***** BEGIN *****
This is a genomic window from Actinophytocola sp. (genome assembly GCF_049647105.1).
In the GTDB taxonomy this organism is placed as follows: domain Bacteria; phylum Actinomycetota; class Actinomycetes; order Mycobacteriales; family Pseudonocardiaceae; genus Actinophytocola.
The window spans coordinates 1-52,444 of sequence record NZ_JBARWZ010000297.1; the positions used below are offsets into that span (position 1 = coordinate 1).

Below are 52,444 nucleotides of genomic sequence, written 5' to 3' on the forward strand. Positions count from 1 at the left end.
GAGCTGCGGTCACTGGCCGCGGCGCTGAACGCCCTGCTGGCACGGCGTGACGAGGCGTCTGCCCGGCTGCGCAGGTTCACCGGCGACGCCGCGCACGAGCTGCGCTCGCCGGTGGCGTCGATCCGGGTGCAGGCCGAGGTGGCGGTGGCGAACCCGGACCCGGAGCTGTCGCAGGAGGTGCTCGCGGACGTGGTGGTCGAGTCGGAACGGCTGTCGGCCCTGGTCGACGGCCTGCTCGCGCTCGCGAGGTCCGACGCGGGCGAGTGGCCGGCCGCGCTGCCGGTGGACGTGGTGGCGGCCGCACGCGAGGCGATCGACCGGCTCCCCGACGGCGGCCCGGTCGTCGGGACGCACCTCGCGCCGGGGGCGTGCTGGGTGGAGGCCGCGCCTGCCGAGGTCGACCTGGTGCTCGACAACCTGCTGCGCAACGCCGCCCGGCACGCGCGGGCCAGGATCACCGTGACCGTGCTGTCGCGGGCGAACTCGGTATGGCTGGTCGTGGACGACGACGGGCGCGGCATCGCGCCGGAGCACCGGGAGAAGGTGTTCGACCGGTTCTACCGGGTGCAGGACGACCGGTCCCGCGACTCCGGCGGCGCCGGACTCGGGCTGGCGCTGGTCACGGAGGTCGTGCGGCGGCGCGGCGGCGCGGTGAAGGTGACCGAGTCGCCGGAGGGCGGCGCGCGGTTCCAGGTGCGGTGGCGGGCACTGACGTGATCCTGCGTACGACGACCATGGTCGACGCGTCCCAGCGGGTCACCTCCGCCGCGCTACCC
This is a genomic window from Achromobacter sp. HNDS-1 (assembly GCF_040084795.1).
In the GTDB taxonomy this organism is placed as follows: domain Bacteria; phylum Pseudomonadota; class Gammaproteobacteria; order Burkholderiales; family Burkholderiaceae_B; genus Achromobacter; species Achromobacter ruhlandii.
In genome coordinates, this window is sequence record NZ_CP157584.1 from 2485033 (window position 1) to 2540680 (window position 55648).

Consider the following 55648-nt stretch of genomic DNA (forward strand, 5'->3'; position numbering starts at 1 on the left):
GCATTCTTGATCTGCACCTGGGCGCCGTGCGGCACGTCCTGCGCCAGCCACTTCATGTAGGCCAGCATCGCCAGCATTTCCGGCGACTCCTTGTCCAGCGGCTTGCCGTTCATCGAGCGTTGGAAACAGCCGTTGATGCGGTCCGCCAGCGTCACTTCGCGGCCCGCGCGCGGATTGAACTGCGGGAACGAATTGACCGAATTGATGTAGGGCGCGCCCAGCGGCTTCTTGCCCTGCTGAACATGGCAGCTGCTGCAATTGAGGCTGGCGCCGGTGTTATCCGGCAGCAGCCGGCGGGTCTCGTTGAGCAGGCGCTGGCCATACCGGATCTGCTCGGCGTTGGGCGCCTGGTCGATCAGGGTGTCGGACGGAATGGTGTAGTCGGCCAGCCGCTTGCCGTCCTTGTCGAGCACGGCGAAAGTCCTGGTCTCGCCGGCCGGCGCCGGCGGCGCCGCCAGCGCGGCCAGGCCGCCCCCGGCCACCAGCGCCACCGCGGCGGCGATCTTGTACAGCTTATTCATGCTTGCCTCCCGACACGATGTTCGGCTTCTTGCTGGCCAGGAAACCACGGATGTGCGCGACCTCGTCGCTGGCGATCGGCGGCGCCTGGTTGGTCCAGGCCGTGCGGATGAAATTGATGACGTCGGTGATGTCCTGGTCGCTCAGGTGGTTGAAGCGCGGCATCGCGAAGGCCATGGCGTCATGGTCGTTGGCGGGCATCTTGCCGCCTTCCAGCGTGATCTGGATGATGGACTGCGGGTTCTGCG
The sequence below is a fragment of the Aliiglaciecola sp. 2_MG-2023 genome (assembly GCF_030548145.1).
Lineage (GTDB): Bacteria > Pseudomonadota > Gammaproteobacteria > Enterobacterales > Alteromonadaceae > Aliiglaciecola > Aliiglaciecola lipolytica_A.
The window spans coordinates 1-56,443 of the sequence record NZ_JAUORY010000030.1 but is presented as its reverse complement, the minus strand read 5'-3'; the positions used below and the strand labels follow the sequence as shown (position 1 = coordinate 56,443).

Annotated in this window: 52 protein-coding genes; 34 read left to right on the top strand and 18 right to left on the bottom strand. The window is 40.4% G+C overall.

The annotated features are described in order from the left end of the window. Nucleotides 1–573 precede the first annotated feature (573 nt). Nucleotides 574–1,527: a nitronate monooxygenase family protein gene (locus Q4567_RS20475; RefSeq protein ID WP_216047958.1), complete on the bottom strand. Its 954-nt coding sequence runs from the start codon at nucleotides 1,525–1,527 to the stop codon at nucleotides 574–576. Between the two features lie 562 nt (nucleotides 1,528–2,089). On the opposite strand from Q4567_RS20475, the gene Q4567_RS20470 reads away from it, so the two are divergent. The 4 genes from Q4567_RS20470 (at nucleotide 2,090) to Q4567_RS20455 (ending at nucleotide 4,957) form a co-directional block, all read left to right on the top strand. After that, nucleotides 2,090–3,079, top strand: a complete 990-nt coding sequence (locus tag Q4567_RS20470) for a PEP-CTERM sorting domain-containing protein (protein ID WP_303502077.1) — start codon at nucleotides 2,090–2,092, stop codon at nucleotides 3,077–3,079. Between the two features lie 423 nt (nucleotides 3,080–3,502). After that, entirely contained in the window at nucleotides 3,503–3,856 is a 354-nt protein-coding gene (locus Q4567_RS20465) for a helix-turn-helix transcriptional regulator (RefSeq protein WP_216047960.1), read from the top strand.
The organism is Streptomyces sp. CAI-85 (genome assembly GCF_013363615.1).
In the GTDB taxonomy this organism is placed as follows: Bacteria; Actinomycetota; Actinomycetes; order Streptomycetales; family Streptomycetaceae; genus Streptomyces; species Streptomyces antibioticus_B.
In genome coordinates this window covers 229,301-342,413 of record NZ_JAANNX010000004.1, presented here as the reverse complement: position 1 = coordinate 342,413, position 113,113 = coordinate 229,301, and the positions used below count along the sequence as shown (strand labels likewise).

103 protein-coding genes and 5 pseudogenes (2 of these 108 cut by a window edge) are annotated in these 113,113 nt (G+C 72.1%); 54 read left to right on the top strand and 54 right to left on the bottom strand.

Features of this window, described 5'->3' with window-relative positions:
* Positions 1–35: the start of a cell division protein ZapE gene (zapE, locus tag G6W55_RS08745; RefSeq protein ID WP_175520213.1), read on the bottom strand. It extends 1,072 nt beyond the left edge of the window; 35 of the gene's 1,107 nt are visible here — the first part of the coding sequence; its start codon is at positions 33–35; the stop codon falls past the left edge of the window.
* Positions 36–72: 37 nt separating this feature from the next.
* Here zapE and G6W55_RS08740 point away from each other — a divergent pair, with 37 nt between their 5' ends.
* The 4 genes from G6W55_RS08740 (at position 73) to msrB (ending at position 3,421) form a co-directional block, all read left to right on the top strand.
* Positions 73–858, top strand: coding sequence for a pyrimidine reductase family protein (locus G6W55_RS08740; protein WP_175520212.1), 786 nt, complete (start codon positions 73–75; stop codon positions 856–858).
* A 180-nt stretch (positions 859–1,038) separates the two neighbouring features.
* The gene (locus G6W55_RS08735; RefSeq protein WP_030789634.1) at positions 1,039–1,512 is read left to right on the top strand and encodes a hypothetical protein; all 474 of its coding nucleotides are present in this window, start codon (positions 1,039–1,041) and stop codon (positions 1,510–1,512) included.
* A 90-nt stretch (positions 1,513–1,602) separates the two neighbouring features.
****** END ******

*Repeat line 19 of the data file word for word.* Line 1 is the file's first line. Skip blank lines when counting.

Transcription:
103 protein-coding genes and 5 pseudogenes (2 of these 108 cut by a window edge) are annotated in these 113,113 nt (G+C 72.1%); 54 read left to right on the top strand and 54 right to left on the bottom strand.